Now home is where the university place is
They show a strong desire to stay close to home among Welsh, Scottish and Northern Ireland students.
Analysis by the Higher Education Statistical Agency (HESA) of the student profile last December discloses that just 3 per cent of Northern Ireland students ventured outside their local region.
In Wales almost half - 49 per cent - of the students studied at universities in their home region, while in Scotland the proportion was even higher at 77 per cent.
Statistics governing the 744,100 English students show that 45 per cent were in universities within their home region. They also divulge that more than half the students at Greater London institutions came from that area. This was in sharp contrast to East Anglia, where just one in five chose universities near home.
According to HESA, more than 1.6 million students were studying at higher education level in UK publicly-funded institutions last December - and more than half of them (51 per cent) were women.
Women accounted for 53 per cent of the new undergraduate entrants and the proportion was even higher for part-time study (61 per cent).
New female undergraduates dominated subjects allied to medicine, making up 83 per cent of students, and education (74 per cent).
Areas where men were most strongly represented were engineering and technology (86 per cent of all new entrants) and computer science (79 per cent).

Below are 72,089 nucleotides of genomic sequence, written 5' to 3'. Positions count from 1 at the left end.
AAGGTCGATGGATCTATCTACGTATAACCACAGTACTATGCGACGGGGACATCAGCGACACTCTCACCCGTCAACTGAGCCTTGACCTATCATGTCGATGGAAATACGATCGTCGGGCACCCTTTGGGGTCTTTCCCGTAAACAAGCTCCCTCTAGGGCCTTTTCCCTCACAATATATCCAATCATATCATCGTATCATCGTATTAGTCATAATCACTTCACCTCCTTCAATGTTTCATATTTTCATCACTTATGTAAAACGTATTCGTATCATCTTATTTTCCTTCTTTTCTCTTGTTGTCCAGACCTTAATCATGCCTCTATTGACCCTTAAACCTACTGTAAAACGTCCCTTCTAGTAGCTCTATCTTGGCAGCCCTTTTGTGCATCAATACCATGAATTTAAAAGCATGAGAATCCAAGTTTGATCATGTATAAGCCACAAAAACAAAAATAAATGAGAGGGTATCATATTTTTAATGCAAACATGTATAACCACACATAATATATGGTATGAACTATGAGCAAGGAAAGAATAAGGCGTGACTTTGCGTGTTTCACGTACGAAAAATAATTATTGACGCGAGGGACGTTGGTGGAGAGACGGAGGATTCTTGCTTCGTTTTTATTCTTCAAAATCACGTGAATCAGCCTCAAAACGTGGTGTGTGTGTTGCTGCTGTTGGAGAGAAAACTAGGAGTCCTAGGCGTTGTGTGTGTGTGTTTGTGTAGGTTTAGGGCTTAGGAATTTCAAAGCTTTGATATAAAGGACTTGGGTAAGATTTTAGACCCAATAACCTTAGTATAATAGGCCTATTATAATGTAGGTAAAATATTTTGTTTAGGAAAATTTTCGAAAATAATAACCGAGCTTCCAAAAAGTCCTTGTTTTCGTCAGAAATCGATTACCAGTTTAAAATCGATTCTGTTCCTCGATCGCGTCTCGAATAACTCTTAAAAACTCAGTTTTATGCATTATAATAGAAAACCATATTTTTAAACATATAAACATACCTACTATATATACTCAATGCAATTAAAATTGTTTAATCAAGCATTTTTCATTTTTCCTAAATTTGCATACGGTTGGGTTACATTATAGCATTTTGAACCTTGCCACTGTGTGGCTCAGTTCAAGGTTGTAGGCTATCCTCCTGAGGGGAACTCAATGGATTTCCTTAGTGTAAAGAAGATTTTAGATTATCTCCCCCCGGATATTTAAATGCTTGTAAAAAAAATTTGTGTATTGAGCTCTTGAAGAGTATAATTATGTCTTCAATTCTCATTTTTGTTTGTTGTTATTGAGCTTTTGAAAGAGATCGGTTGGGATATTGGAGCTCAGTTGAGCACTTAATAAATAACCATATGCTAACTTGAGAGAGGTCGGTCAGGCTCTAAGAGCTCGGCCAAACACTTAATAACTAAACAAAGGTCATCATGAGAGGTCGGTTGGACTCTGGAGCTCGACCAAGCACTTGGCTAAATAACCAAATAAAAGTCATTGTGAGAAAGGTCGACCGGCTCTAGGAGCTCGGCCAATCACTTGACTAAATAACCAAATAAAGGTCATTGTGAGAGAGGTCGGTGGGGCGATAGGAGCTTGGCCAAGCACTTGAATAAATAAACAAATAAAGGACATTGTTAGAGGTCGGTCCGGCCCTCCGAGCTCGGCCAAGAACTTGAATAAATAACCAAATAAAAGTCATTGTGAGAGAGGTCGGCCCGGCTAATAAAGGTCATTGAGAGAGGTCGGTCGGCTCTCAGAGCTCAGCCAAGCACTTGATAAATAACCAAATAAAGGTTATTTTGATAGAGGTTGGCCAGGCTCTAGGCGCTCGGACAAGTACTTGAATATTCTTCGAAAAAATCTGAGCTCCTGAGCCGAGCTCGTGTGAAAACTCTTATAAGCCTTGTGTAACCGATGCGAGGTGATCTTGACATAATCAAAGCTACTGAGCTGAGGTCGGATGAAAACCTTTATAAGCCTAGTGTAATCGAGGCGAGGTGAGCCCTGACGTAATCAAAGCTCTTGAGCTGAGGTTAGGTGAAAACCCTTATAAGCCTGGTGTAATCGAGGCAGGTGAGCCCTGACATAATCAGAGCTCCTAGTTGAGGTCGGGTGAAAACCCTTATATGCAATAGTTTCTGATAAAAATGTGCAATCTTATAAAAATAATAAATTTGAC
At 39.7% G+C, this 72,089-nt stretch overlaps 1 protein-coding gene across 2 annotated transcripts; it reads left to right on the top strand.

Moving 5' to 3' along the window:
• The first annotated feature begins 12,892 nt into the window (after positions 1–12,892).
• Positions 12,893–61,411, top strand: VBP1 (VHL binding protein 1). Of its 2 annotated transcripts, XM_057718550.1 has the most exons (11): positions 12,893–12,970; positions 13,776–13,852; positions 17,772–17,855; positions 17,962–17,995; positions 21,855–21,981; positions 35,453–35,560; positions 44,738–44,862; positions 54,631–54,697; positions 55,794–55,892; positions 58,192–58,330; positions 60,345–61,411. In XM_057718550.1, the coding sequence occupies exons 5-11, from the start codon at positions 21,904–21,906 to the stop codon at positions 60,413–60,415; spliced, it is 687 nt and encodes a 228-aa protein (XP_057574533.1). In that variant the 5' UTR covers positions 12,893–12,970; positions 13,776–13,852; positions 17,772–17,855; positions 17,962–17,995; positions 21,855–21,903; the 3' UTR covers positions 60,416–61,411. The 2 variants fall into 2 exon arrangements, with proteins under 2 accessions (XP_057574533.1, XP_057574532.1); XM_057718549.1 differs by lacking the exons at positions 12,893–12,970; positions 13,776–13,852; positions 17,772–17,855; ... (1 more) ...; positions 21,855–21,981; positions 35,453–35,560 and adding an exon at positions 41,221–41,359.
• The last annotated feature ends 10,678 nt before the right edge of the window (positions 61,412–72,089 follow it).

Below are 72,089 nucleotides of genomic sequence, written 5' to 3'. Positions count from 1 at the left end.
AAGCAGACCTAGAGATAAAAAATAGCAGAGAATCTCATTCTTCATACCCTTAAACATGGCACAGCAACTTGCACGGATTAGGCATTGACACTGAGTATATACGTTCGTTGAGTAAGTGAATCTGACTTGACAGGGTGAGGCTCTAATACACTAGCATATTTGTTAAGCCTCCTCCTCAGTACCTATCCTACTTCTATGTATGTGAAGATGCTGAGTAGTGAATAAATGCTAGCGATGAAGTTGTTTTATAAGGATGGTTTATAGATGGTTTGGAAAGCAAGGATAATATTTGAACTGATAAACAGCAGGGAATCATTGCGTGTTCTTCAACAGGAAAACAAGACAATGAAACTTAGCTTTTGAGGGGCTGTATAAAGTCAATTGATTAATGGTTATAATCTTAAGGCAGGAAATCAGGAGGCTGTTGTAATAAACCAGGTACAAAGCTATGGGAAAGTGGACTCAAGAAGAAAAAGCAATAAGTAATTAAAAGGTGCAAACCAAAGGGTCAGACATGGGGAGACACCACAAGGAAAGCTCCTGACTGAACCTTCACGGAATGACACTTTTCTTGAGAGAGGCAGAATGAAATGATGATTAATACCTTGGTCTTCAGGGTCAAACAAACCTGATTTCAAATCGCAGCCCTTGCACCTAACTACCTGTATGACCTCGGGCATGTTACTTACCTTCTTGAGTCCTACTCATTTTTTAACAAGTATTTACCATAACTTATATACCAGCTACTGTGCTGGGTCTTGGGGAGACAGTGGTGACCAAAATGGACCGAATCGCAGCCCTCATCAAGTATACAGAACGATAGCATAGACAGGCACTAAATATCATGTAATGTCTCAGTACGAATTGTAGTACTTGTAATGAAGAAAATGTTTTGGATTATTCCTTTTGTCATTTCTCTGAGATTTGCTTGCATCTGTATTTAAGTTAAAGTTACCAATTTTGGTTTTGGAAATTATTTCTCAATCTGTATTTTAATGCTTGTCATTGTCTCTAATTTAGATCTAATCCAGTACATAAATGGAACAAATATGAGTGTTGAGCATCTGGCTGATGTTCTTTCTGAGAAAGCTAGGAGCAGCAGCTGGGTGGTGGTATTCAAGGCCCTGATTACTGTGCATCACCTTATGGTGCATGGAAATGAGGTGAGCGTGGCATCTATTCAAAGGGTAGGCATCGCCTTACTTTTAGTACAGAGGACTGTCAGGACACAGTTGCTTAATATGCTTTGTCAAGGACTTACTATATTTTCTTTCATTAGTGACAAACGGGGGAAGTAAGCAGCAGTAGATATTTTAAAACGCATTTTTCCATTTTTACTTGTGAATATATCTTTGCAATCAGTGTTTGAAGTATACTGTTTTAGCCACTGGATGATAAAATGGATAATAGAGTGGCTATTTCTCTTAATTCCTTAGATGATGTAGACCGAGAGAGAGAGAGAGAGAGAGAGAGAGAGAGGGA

Most popular choice across all types of study and age groups was for a combination of traditional subjects, which attracted almost one in every five new entrants, possibly reflecting the trend towards modular programmes of study.
While women accounted for slightly more than half of the undergraduates, 55 per cent of the 350,600-strong postgraduate population were men.
At postgraduate level, almost one in five of all students were on education courses. More than a quarter of all postgraduate women students were studying education.
HESA said that generally, the majority of new entrants were aged between 18 and 20, but almost a third were 25 or older.
More than half of the first year postgraduates studying full-time were 21 to 24, whereas more than 90 per cent of those on part-time courses were at least 25.
Just under a quarter of postgraduates came from overseas with a third from Asia and in the main from three countries - Hong Kong, which accounted for 5,300 students, Malaysia, 4,700 and Singapore, 3,000.
Of the new undergraduates, 12 per cent came from overseas with Malaysia leading the way with 5,400 students and the United States second with 3, 300. The European countries supplying the largest numbers of new entrants were Germany (5,000), Greece (4,900) and France (4,700).
Students in Higher Education Institutions 199596 is available, price Pounds 17.50, from the sales manager, HESA Services Ltd, 18 Royal Crescent, Cheltenham, GL50 3DA